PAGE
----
I think at that point, we might be seeing totally photorealistic games (not that shiny, obviously fake look of eg the new XBOX 360 games)


Or to quote my favourite Fast Show character:

Aren't computers brilliant? In the future computers will do everything, brillinat, aint'it? Except play soccer, computers would suck as a goalie, wouldn't they?

scem0
Jun 12, 2006, 03:15 PM
Based on what, by the way? What are the advantages of Buckytubes over Tri-gates? I haven't the SLIGHTEST idea which will be better/feasible in the long/short run, and i wonder how many people here really know which is going to be the viable technology in the future?

Not getting funny/nasty, here, but I hear a lot of opinions in the world these days, but rarely a good reason to back them up!

It was a joke about my sexuality :).

e

NewSc2
Jun 12, 2006, 05:37 PM
Apple, Intel, and Nintendo should all merge. Then they could incorporate the new "Tri-force" technology into their chips. Macs would play Zelda music as they start up. Then, whenever you discovered something new about your computer, it would play the "Secret Discovered" noise that we've all come to love. You know what I'm talking about. "Do do do do do do do do do do!"

that would be so badass. Hit power button.. "do dooo, dah-dah-dah-dah doo!"

ammon
Jun 12, 2006, 08:55 PM
Besides, AMD isn't screaming ahead—if anything, they're lagging behind Core 2 at the moment.

This has yet to be proven. Initial benchmarks on Intel's own boxes show Core 2 being faster, but wait until next year.

When AMD and IBM go to their 65nm chips with dual stress liner and stress memorization technology on silicon on insulator (DSL and SMT on SOI) Intel will be running for the hills!

ezekielrage_99
Jun 12, 2006, 10:02 PM
but they're not carbon :P

A carbon nano tube for my iPod nano would be sweet :D

johnthevulcan
Jun 13, 2006, 03:40 AM
CHECK OUT WHAT HOWSTUFFWORKS.COM HAS TO SAY ABOUT PROCESSORS IN GENERAL AND YOU WILL SEE THAT TRI GATE OR NANO TUBES (GIGGLES) WILL MAKE OUR PC'S OR MACS MORE AND MORE LIKE THE COMPUTERS IN STAR TREK, WHICH IS ESSENTIALLY ALL THAT MATTERS.



BTW THE STAR TREK COMPUTERS WILL RUN WITH A MAC OS.:cool:

~Shard~
Jun 13, 2006, 08:07 AM
CHECK OUT WHAT HOWSTUFFWORKS.COM HAS TO SAY ABOUT PROCESSORS IN GENERAL AND YOU WILL SEE THAT TRI GATE OR NANO TUBES (GIGGLES) WILL MAKE OUR PC'S OR MACS MORE AND MORE LIKE THE COMPUTERS IN STAR TREK, WHICH IS ESSENTIALLY ALL THAT MATTERS.



BTW THE STAR TREK COMPUTERS WILL RUN WITH A MAC OS.:cool:

Is there anything more annoying then typing in all caps?

:p :cool:

ezekielrage_99
Jun 13, 2006, 08:10 AM
CHECK OUT WHAT HOWSTUFFWORKS.COM HAS TO SAY ABOUT PROCESSORS IN GENERAL AND YOU WILL SEE THAT TRI GATE OR NANO TUBES (GIGGLES) WILL MAKE OUR PC'S OR MACS MORE AND MORE LIKE THE COMPUTERS IN STAR TREK, WHICH IS ESSENTIALLY ALL THAT MATTERS.



BTW THE STAR TREK COMPUTERS WILL RUN WITH A MAC OS.:cool:


If it's in caps it just has to be right.......

And for the people who don't know the complexities of the "Caps Lock" it's marked on the image below.

BlueRevolution
Jun 13, 2006, 01:08 PM
I like tubes better than gates, but that's just a personal preference ;).

e

Tubes suck!

~Shard~
Jun 13, 2006, 04:31 PM
Tubes suck!

I thought it was the other way around... :eek:

BlueRevolution
Jun 13, 2006, 05:02 PM
I thought it was the other way around... :eek:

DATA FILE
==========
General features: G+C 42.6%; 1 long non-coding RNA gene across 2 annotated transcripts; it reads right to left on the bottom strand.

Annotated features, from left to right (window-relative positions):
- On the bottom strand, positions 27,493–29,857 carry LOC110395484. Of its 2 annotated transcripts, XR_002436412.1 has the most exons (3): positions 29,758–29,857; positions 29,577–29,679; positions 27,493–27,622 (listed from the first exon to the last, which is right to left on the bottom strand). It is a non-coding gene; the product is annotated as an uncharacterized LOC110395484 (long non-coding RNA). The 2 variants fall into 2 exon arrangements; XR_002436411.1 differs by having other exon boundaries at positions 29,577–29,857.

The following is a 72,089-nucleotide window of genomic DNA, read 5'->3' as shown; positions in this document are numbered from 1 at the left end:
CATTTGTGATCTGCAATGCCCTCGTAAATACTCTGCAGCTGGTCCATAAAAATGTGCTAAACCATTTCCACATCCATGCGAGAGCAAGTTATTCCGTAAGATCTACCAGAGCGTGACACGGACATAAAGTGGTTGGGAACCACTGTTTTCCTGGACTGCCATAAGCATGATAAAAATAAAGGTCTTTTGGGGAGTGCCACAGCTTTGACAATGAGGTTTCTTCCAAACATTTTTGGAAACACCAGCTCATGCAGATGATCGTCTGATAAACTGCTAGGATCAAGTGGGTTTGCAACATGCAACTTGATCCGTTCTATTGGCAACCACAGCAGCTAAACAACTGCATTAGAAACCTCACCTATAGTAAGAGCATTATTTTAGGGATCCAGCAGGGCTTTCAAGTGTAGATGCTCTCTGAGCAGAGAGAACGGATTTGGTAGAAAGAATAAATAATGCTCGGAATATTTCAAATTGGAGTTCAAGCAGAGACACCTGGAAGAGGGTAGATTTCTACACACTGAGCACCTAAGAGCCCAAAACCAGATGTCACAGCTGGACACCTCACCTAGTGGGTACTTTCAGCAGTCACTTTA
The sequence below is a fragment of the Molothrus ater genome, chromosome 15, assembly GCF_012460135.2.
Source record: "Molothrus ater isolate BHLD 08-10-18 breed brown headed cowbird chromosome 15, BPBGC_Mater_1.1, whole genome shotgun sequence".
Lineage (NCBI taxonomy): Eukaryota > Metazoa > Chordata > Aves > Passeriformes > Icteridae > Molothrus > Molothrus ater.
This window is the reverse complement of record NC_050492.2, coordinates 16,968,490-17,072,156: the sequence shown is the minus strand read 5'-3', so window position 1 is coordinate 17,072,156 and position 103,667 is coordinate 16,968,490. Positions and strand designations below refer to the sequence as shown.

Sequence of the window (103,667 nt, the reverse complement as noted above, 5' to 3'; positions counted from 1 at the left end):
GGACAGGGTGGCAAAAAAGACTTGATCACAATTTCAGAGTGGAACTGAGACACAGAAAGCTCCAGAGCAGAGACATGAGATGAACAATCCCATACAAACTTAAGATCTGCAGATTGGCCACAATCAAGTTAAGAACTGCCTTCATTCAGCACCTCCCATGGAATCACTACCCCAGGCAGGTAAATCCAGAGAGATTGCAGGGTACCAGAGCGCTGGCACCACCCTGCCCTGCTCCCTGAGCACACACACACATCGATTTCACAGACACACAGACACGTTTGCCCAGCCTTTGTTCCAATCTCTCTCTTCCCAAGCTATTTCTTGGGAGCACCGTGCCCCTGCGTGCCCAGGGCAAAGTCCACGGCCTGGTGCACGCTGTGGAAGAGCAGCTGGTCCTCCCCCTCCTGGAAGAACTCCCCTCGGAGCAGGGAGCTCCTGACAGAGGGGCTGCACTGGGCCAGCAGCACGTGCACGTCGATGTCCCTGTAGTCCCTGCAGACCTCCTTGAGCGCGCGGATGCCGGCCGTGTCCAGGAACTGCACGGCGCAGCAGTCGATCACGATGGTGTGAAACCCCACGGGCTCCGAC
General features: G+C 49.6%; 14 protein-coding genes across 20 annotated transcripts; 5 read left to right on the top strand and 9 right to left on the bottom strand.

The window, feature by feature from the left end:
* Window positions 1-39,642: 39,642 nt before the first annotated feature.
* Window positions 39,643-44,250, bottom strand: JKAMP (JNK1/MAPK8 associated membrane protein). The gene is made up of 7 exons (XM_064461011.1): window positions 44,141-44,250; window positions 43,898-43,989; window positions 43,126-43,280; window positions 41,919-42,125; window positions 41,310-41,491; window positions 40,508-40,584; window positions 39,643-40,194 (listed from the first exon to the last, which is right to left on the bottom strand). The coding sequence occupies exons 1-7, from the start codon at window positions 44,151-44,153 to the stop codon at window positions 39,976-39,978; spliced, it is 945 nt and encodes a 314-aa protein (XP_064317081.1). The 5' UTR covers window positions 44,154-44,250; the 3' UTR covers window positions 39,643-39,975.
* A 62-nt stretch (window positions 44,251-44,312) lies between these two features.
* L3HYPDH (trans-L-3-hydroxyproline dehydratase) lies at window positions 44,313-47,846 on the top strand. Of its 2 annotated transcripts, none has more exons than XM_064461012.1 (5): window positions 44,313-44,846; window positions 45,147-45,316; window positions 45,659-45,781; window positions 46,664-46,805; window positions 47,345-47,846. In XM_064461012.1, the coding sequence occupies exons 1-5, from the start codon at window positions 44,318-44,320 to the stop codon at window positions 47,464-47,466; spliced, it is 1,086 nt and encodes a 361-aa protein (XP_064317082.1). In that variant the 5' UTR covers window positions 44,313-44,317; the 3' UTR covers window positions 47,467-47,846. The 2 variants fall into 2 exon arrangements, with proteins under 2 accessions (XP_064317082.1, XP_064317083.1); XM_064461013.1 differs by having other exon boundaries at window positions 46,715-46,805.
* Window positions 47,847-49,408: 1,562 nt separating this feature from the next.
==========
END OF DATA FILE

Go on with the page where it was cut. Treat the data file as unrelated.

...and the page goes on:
Well, yeah. They blow too.

SPUY767
Jun 13, 2006, 05:04 PM
Does Tri-Gate mean we will finally move from Binary Computing to Ternary Computing? ;)

Switch on... switch is between... switch off... etc...? :D
Yes... maybe... no... etc...?
White... gray... black... etc...?


1012010010202102010002222202012202020200120021


Base 3 computing systems? That would require a re-thinking of every logical system we have today. Currently the answer to every question is yes or no. In the future will it be Yes no or maybe? who can say for sure. I'm thinking its going to be less of a Woz level topic and more of a Hawking level topic. Carbon nanotubes are currently tricky little devils. the problem with them is that the only wat to arrange them is one at a time. You can't grow them in a single place for instance. Each has to be "Assembled" and placed individually. For even the simplest wristwatch sized computing ships, this is an insurmountable task. There's also molecular cascade computing which can be used to simulate a logic gate that is only tens of nanometers wide. Again, Molecular cascades must be set up and can only perform one calculation making them anything but practical. The third area of future chip research makes use of electron spin states. An electron spins as it moves around. If one could control the electrons spining to guide it and keep it from bumping into things, one could foreseeably reduce the resistance, power consumption, and heat generated by a chip, while increasing its power and efficiency handsomely.

Pie in the sky right now I'm afraid.

On a Base 3 Number system, assuming the same decimal values for ASCII characters, Hello would be represented by the following.

02200 10202 11000 11000 11010

72 101 108 108 111

or, in binary

01001000 01100101 01101100 01101100 01101111

It seems more efficient, but first we would have to devize storage media, volatile and non-volatile that could support the numbers. i.e. we would need an HD whose molocules could be flat one way <_, erect |, or flat the other way _>. Very complex stuff.

I am a total tool. Bored, I actually read the article. Boy do i feel like an idiot. Thinking that I was actually giving some insightful information. I essentially parrotted what the article said. Foolish me. I shall read the article before posting from now on.

zv470
Jun 13, 2006, 09:33 PM
SPUY767... well, what I'm waiting for is Analog computing, let's go beyond this discrete way of thinking, binary, ternary, they are all limited. Computers should be able to compute at infinite precision. Then we wouldn't have to worry about 32bit vs. 64bit cores etc... heh :)

scibry
Jun 14, 2006, 01:51 AM
this is great news. and i like that there's competition. and it's amazing that they're below 40 (unit) in size.